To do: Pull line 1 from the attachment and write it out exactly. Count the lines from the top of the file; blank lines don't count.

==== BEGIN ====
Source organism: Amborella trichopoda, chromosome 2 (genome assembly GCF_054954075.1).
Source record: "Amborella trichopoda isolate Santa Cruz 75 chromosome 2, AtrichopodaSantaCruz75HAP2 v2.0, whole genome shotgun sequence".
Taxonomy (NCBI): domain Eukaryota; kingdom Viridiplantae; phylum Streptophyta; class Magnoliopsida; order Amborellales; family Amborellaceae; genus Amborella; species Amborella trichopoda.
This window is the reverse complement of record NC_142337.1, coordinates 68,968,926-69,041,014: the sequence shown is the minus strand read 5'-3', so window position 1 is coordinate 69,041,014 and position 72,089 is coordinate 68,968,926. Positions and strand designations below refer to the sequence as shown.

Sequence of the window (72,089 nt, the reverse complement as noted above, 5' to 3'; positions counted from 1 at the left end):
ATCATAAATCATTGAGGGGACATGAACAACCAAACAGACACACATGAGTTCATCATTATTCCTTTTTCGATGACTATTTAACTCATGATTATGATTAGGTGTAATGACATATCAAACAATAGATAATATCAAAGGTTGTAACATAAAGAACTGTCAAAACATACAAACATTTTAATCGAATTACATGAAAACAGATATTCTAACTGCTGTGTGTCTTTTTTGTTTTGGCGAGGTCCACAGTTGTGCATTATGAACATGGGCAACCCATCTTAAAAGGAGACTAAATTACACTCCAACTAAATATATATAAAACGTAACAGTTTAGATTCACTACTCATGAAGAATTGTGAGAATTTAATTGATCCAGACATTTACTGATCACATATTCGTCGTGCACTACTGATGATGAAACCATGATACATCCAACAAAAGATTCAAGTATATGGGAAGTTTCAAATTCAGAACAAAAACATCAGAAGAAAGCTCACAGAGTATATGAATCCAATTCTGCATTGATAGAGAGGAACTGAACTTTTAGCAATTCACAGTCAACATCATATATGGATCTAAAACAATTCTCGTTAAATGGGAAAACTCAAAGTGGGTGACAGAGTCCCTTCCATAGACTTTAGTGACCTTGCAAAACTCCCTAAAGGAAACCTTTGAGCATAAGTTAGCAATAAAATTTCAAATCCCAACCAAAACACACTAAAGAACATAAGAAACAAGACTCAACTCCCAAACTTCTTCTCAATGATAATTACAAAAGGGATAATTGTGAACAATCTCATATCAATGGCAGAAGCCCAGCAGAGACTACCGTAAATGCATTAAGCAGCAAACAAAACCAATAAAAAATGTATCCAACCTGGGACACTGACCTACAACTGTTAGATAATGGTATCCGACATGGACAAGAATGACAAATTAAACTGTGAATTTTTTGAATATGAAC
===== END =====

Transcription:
Source organism: Amborella trichopoda, chromosome 2 (genome assembly GCF_054954075.1).